TV broadcaster Paul Murton encourages walkers to explore with Cowalfest

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When it comes to exploring Scotland few have traversed the lochs, glens, mountains and rivers of this spectacular nation quite as extensively as broadcaster Paul Murton. Over the years Paul, through countless episodes of his Grand Tours BBC TV series, has showcased the fascinating characters and stunning landscapes of Alba.

Always keen to sing the virtues of his homeland with new audiences, Paul retains a special affection for the Cowal peninsula in Argyll. It’s where he grew up and those formative experiences have made him an enthusiastic adherent of all things Cowal.

With the Cowalfest walking festival rebooted and ready for 2024 (September 12-16) following the cancellation in 2023 due to heavy rain, Paul is eager to encourage walkers to follow in his footsteps and capture the same sense of wonder that gripped him all those years ago and continue to inform his TV programmes.

“I grew up in Argyll. My parents ran a small hotel in Ardentinny and, as a youngster, I met a wide range of people who visited over the summer months with each one looking for a different part of the Highland experience.

“Visitors included a helicopter pilot who earned a place in my own personal mythology when he took me and my brother for a flight over the local lochs and hills.

“Antarctic explorer Sir Vivian Fuchs was another regular visitor who regaled my brothers and I  with tales of icy blizzards and dangerous crevasses that he encountered on his South Pole expedition.

“I developed my own passion for exploring as a teenager and hitchhiked to Glen Coe and Skye to climb the peaks there. At the age of fourteen, I even managed to hitch a ride on the end of a climbing rope for an ascent of the Cuillin’s famous Cioch.

“I was initially inspired to take to the hills by a book my father gave me: WH Murray’s classic ‘Mountaineering in Scotland’. This beautifully written volume became my bible, full of exciting accounts of amazing first ascents, inspiring me to climb ever higher.

“At the age of fifteen, I hitched to Switzerland with my mate Gus, where we failed to climb the Eiger’s infamous North Wall. We got about five hundred feet up before we realised that this mountain was far beyond our capabilities. We lived to climb another day!

“The vast panoramic seascapes of Loch Long, Holy Loch and the Firth of Clyde complemented by the wonderful Cowal hills were my other inspirations. This is the place that nurtured a desire for adventure that has never left me and that’s what I attempt to reflect in my TV programmes.

“I always wanted to know what was over the next hill and what amazing views that could be experienced. It’s fantastic to know that events like Cowalfest provide a great opportunity for folks to experience that sense of wander through a wide variety of guided walks aimed at all abilities.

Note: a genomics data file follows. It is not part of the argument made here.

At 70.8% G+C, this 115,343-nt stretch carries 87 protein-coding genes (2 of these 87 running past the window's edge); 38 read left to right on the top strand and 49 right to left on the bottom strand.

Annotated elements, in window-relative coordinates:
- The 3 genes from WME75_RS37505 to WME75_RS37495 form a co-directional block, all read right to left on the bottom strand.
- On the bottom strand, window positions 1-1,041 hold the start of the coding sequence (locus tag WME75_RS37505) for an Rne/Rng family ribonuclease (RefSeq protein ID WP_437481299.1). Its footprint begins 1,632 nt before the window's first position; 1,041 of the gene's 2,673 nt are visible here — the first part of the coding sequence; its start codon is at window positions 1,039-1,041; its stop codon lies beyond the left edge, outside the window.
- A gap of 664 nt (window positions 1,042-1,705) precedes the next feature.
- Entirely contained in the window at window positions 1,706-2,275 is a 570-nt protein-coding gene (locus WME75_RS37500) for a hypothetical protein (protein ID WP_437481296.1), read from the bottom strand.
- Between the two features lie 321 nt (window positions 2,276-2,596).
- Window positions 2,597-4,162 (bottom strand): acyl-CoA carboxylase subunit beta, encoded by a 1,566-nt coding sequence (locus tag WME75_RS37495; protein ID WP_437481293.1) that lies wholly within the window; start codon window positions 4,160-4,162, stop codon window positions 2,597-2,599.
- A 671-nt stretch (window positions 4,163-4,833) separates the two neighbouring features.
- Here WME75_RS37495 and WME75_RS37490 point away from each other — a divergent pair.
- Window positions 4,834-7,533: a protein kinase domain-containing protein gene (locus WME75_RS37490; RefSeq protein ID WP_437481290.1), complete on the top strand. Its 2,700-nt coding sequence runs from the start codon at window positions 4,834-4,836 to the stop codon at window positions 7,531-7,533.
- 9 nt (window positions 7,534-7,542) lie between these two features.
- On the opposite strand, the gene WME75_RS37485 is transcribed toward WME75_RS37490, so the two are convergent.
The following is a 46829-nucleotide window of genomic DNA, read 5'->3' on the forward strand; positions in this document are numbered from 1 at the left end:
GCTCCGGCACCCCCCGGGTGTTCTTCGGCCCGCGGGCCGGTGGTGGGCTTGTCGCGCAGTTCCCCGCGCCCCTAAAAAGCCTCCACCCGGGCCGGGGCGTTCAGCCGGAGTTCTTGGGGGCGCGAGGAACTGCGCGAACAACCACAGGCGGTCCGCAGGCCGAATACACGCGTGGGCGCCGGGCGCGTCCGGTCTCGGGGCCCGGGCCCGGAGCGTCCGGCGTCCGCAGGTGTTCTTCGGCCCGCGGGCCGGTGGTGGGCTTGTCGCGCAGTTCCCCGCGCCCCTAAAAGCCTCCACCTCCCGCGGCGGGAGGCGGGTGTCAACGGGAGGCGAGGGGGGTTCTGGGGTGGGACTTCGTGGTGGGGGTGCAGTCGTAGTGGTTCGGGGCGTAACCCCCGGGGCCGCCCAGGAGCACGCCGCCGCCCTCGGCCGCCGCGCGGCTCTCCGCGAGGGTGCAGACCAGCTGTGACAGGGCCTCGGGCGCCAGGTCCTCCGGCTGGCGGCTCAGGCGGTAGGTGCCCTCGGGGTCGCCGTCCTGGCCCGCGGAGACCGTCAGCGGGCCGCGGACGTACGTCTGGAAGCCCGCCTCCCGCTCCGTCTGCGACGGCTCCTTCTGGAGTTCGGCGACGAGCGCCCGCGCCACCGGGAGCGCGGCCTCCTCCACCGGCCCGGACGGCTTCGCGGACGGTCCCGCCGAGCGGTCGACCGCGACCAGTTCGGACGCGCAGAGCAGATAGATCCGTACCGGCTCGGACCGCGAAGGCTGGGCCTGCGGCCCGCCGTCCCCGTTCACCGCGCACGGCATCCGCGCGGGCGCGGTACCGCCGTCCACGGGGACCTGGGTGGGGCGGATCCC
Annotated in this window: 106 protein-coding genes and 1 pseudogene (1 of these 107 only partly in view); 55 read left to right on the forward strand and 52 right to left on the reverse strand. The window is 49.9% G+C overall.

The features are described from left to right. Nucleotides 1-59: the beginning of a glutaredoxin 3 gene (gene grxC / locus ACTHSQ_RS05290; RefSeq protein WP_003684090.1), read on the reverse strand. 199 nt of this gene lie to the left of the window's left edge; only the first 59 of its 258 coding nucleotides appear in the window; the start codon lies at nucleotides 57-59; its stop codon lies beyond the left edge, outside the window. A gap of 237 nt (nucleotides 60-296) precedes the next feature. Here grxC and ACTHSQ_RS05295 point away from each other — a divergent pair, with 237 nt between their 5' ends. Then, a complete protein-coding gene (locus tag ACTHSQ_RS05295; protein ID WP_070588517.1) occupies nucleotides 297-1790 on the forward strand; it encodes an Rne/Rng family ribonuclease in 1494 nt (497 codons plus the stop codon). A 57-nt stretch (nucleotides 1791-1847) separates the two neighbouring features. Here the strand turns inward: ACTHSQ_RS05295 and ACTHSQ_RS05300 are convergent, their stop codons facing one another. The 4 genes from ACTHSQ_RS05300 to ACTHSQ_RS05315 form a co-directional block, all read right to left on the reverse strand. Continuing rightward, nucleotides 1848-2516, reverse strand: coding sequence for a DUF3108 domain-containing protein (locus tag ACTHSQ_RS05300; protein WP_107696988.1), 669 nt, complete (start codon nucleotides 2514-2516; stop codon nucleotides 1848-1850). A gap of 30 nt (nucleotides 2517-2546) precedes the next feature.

“This is where the Highlands start, both geologically and aesthetically, and it should be as widely accessible as possible. There are so many stories, so much history and awe-inspiring nature to be experienced across Cowal.

Loch Eck

“The Argyll Forest for instance, the oldest managed forest within the UK, features hundreds of miles of walking routes, possibly more than anywhere in the country.

“There’s the magnificent Benmore Botanic Garden, a perfect starting and point for a trek along the banks of Loch Eck which offers some inspiring views as well as lots of myths and legends, and the history which you can find in spades at places like Historic Kilmun. Both of those places have been featured in my Grand Tours programmes and played a part in my childhood.

“There’s also a popular 5 mile hike from Ardentinny to Carrick Castle near Lochgoilhead that will feature in the Cowalfest programme. It follows the shorelines of Loch Long and Loch Goil

“Walking festivals provide participants with the ability to engage in the vistas and learn all about what helped to shape them as well as providing a boost for our physical health and mental wellbeing which has become such an important issue in recent times,” added Paul who attended Dunoon Grammar School, Aberdeen University and the National Film and Television School before embarking on a life of adventure that took in a myriad mountains across the globe. He went on to produce iconic TV programmes such as The Bill and Casualty before returning to his roots for his Grand Tours opus dei.

“It’s given me the chance to meet the real personalities that make Scotland such an irresistible and attractive place to explore. It’s their stories that I seek to convey whilst on my travels with a touch of humour thrown in for good measure.

“The further I stray from home, the more I realise how unique Scotland is. For such a small country, we have such amazing riches and walking events like Cowalfest provide a perfect showcase for this spectacular part of the world,” Paul concluded.

This year’s Cowalfest will feature at least 15 guided walks including special interests such as nature, history, photography and foraging.

More details can be found on Facebook, Twitter and Instagram with a dedicated website, created in collaboration with tourism organisation Wild About Argyll due to be launched soon.

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